Carbohydrate-Binding Proteins Fill in Gaps in Immune Defenses
Faculty member in BCDB and IMP, Dr. Richard D. Cummings, published an article entitled, "Microbial glycan microarrays define key features of host-microbial interactions," in Nature Chemical Biology. The Cummings Lab research group made the discovery that our bodies produce a family of proteins that recognize and kill bacteria whose carbohydrate coatings resemble those of our own cells too closely.
"Many microbes cover themselves with glycans that somewhat resemble our own cells," says Dr. Cummings. "That limits how well the immune system can use antibodies to respond to those microbes."
To prevent auto-immune attack, our bodies usually don’t make antibodies against molecules found on our own cells. That leaves gaps in our defenses that bacteria could exploit. Several of those gaps are filled by galectins, the researchers found.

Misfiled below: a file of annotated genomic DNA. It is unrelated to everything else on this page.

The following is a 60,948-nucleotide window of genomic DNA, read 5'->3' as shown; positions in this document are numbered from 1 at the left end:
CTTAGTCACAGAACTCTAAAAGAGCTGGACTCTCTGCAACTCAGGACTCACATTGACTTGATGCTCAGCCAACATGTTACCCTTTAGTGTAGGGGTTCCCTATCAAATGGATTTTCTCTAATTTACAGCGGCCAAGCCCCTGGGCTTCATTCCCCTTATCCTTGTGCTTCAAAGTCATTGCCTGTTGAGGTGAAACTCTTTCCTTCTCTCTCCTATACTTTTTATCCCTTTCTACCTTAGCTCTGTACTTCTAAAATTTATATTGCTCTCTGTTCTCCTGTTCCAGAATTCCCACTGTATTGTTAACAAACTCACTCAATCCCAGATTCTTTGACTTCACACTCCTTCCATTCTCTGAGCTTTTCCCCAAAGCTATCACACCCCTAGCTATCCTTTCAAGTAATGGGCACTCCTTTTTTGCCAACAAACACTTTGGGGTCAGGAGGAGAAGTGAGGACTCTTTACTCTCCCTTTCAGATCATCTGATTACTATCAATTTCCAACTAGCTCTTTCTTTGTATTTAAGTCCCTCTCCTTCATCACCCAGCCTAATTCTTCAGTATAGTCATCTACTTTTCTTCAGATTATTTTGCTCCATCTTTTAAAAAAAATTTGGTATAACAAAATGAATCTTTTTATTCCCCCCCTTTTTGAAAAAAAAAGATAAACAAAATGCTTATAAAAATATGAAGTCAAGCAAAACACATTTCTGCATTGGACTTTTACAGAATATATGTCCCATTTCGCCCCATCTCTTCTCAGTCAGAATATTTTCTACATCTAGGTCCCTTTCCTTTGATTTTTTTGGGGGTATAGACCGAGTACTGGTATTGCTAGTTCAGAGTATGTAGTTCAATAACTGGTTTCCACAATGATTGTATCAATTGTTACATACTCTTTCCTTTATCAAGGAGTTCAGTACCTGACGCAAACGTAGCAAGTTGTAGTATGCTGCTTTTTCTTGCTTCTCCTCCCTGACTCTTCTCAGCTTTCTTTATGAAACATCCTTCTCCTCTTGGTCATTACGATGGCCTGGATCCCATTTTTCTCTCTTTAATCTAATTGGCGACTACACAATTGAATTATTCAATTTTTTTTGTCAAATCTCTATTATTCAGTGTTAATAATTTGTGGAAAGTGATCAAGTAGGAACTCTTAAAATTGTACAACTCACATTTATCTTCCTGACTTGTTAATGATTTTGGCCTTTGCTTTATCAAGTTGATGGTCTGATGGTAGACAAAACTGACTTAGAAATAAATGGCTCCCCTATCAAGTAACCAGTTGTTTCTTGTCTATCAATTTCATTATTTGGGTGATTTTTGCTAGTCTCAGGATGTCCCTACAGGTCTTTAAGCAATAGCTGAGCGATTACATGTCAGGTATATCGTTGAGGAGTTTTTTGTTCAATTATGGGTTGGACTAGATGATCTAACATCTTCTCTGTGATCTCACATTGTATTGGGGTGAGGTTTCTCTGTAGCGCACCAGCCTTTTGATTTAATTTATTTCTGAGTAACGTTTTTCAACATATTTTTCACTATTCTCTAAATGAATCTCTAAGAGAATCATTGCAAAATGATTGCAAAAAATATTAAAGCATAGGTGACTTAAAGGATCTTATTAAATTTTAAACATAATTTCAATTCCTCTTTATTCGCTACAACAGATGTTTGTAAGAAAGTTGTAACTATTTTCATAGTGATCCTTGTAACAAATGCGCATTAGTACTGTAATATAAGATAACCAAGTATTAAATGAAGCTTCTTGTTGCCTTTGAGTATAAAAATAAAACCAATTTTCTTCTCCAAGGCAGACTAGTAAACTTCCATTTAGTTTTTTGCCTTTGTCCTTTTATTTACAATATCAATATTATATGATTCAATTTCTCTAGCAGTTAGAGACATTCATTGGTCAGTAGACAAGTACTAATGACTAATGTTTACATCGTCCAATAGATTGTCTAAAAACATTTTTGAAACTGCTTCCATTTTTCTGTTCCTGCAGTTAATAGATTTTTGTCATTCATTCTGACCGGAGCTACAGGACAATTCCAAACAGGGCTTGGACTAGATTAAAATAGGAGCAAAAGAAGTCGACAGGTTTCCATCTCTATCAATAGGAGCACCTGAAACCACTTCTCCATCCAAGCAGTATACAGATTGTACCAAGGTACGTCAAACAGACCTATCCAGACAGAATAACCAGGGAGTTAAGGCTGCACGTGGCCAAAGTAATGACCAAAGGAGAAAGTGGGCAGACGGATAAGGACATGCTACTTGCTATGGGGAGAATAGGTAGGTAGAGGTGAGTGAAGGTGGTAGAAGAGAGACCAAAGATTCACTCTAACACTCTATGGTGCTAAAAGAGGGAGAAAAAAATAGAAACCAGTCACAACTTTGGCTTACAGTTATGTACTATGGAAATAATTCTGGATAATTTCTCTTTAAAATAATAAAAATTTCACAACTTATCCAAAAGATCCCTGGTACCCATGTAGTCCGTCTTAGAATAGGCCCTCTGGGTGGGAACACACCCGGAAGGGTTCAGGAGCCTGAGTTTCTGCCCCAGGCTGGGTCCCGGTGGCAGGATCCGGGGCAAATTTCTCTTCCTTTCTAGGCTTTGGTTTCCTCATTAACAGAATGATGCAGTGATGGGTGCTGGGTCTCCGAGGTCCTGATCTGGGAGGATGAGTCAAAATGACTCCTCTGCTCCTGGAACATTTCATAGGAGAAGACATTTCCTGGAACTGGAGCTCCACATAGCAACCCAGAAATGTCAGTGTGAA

The Cummings resarch group collaborated with the laboratory of James C. Paulson, PhD, at the Scripps Research Institute (TSRI). Co-first authors of the paper are Sean Stowell, MD/PhD (a resident in in laboratory and transfusion medicine at Emory), Connie Arthur, PhD (postdoctoral fellow at Emory with Stowell), and research assistant Ryan McBride at TSRI.
The research was supported by the National Institute of Allergy and Infectious Diseases (AI050143), the National Heart Lung and Blood Institute (HL107151, HL085607), the National Institute for General Medical Sciences (GM103694, GM098791, GM62116), the US National Blood Foundation, the Swiss National Science Foundation, CSL Behring AG, and the Brazilian Ministry of Education.
S.R. Stowell et al. Microbial glycan microarrays define key features of host-microbial interactions. Nat. Chem. Bio doi:10.1038/nchembio.1525 (2014).